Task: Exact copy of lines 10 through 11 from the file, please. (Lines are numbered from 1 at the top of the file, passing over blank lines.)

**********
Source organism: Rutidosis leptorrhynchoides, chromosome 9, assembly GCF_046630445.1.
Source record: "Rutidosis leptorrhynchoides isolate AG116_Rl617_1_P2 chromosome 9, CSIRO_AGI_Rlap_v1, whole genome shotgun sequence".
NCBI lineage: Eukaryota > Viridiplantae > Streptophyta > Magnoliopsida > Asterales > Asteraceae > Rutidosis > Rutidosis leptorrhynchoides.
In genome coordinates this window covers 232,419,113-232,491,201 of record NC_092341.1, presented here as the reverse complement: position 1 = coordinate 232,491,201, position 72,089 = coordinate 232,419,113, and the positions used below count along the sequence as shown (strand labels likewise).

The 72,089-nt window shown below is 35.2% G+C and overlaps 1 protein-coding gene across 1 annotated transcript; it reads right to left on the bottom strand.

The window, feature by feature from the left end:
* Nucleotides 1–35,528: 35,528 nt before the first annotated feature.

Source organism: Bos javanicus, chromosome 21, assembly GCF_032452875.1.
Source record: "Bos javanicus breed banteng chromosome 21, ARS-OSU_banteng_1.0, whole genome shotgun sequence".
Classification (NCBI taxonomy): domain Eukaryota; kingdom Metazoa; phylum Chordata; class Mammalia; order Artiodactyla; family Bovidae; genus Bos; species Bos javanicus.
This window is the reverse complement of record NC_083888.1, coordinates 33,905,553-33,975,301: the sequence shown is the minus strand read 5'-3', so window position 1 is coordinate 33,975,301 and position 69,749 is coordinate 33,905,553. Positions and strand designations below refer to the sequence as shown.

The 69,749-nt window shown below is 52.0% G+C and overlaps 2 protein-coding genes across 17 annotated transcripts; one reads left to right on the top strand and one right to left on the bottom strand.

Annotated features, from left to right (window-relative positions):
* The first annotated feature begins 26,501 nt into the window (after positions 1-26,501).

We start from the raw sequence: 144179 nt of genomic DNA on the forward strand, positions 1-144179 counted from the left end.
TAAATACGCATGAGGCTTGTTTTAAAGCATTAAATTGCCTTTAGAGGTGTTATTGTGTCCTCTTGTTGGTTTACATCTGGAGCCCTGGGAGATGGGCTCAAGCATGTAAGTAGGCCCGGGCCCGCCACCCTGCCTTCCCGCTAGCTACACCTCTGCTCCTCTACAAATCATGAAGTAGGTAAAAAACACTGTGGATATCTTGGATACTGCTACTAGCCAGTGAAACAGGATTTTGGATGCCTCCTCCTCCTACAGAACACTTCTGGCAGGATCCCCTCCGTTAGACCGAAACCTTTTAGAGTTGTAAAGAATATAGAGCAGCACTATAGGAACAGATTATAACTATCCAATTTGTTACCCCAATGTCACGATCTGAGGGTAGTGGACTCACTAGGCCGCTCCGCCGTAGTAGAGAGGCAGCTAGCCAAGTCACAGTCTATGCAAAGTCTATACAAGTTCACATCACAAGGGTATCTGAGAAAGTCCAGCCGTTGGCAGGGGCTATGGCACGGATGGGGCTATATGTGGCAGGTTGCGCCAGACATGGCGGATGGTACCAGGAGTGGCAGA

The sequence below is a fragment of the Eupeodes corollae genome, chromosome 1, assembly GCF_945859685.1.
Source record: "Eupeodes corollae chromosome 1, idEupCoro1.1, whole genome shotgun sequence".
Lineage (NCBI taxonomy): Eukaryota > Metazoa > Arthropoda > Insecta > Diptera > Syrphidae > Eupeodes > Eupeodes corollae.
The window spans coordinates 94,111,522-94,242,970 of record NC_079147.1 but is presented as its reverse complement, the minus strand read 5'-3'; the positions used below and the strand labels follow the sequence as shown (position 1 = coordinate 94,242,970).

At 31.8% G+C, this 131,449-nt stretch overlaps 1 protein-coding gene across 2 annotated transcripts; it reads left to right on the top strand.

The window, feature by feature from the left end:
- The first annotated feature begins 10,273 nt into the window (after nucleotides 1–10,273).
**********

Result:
Classification (NCBI taxonomy): domain Eukaryota; kingdom Metazoa; phylum Chordata; class Mammalia; order Artiodactyla; family Bovidae; genus Bos; species Bos javanicus.
This window is the reverse complement of record NC_083888.1, coordinates 33,905,553-33,975,301: the sequence shown is the minus strand read 5'-3', so window position 1 is coordinate 33,975,301 and position 69,749 is coordinate 33,905,553. Positions and strand designations below refer to the sequence as shown.